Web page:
Networking plays an integral role in so many different aspects of business today. It impacts everything from Sales & Business Development through to Recruitment (both on a business and personal level – just think of the best way for a freelance consultant to find a job). So why is it that so many of us keep committing the same fundamental networking mistakes time and again?
Truth be told, being a good networker isn’t something people are taught in the workplace – it’s just assumed that some of us are good natural networkers and others aren’t. While this is true to an extent, every person has the ability to improve their networking skills and the first step is to stop repeating the same mistakes.
Eradicating these mistakes will provide you with a strong platform to start improving your softer skills (communication, body language), which should help networking feel a more ‘natural’ affair and not ‘forced’. It’s worth noting, I don’t by any means classify myself as a networking expert, it’s just been an integral part of my professional life to date – it’s also the aspect of my work I enjoy the most. I’m under the firm belief that every person you meet in life has something interesting or insightful to offer, it’s just whether you were listening carefully enough to pick all of it up. These mistakes are specifically for establishing new relationships. The dynamics of networking using your existing black book is a different area best left for another day.
1) Being a jerk
This might seem obvious but you’d be amazed. People naturally want to do business with genuinely nice people. If you act like a jerk, you run the risk of long-term reputational damage. A condescending smart-aleck or know-it-all attitude doesn’t make you cool, edgy or a source of admiration (irrespective of what you’ve achieved), it’s the polar opposite – you’re just a jerk. Eileen Burbridge (Founding Partner at Passion Capital) sums it up best when discussing one of her key investment criteria when speaking to startup founders:
My partners and I are all at points in our lives where we’ve the luxury to decide that life’s just too short to work with people who we find objectionable, offensive or even plainly rude. We want to work with people with whom we enjoy spending time. To discern this, we’ll employ techniques that anyone uses when they’re trying to interview/recruit candidates to hire. We’ll ask questions to probe and try to get a reaction about professional and situational matters. We’re also paying attention to how founders behave even when we’re not in the room or out of earshot. So if they’re rude or dismissive of other people (no matter who they are), that’s pretty much a non-starter.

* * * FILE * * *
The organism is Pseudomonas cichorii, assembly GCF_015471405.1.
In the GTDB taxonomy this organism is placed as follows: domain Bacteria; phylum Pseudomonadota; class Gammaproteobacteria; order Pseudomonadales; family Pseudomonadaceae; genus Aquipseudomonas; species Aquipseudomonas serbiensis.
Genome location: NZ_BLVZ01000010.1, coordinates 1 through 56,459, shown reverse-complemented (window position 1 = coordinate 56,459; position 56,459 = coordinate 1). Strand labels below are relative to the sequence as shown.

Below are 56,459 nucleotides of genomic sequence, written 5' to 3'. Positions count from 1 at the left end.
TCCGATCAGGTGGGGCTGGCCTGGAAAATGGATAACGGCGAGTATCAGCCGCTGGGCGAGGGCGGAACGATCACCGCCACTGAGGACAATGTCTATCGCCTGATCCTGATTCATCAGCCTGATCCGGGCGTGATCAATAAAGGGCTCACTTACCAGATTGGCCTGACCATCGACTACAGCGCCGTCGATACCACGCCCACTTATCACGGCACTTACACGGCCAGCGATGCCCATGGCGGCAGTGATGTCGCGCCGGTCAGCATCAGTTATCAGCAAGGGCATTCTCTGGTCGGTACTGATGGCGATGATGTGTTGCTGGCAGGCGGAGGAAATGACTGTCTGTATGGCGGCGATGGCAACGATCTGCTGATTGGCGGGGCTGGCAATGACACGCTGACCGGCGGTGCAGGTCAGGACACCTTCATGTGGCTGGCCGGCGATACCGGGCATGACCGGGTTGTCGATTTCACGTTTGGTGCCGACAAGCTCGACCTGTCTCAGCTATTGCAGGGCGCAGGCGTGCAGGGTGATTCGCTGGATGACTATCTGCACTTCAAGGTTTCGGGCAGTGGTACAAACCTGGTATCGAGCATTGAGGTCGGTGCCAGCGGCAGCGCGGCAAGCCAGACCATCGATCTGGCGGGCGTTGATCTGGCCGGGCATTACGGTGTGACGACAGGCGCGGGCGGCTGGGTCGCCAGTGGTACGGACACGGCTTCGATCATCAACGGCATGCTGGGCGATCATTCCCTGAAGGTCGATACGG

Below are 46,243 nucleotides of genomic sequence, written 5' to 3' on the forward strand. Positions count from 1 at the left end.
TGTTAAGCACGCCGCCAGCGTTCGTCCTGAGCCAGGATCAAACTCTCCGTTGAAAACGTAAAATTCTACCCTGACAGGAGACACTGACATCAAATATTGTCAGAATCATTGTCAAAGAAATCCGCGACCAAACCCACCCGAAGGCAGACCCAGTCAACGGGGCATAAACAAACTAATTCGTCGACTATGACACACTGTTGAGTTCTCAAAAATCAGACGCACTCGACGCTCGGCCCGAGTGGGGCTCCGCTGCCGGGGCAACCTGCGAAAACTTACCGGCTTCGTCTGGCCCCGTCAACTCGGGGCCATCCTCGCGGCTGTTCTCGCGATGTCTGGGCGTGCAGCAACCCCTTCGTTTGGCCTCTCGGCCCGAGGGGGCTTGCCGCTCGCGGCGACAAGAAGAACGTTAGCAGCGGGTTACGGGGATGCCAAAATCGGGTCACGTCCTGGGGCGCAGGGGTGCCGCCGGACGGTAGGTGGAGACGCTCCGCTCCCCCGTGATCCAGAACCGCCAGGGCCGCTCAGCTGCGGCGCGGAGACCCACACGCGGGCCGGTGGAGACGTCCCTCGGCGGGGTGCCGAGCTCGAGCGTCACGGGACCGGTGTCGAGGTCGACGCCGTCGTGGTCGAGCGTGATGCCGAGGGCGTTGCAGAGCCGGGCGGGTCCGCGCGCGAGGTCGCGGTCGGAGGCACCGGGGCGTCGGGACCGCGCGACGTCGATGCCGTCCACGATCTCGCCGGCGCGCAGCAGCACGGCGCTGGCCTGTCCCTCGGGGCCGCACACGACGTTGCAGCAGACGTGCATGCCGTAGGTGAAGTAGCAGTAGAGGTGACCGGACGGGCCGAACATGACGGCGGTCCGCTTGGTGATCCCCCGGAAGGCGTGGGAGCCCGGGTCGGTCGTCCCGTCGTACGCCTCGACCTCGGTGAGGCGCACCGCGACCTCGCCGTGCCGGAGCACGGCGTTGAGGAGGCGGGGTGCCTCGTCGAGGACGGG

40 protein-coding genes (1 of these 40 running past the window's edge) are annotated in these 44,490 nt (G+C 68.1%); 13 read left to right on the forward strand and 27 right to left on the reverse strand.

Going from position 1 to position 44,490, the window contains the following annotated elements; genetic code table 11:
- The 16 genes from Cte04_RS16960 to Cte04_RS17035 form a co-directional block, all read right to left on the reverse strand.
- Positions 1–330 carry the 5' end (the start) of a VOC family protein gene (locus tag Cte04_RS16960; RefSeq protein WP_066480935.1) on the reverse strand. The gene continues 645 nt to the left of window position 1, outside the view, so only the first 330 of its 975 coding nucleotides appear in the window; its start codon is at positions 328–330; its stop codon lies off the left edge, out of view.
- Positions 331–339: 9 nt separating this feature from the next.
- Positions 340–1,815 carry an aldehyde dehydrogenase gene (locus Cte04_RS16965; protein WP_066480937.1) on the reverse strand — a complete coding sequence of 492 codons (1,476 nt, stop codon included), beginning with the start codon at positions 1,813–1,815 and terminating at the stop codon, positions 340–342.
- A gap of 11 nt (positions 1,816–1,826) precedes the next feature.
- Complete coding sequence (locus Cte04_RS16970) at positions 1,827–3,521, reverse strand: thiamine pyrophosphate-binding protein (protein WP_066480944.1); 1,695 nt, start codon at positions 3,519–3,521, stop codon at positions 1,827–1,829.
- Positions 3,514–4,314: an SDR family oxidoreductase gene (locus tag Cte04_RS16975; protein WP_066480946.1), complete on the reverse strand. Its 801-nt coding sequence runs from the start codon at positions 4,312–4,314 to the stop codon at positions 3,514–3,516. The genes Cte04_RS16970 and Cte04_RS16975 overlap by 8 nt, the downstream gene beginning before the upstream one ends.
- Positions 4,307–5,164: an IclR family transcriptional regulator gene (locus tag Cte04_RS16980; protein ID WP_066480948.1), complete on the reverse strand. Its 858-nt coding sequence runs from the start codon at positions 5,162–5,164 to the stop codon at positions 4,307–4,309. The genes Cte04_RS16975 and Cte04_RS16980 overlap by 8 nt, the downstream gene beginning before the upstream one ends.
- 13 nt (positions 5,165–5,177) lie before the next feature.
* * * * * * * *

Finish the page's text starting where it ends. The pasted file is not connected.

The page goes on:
Good manners don’t cost a thing – so please, best to leave all jerky tendencies at the door (or as Eileen explains, best to lose them altogether because someone’s always listening).
2) Entering a networking opportunity without a desired outcome
Without desired outcomes, most networking discussions lead nowhere. Even if the conversation was a nice, friendly chat, did it actually have any substance, or was it nothing more than a pleasant conversation with a stranger? Your desired outcome will help steer the conversation and allow you to make minor course corrections if you’re digressing from your desired outcome. For example, if you’re speaking to a potential future employer, the desired outcome could be to leave a lasting impression of your future employability. If you drop this person an email in a few months enquiring about potential vacancies, will they able to remember you with very few prompts? Instead of talking about generic topics (the weather, sports, politics), zone in on key topics facing this individual’s business/team & where you could help in the future. This could be from publicly available information or on topics thrown up during the conversation. Is this person’s business trying to expand into China? Great, that market entry project you worked on is definitely worth casually dropping into the conversation!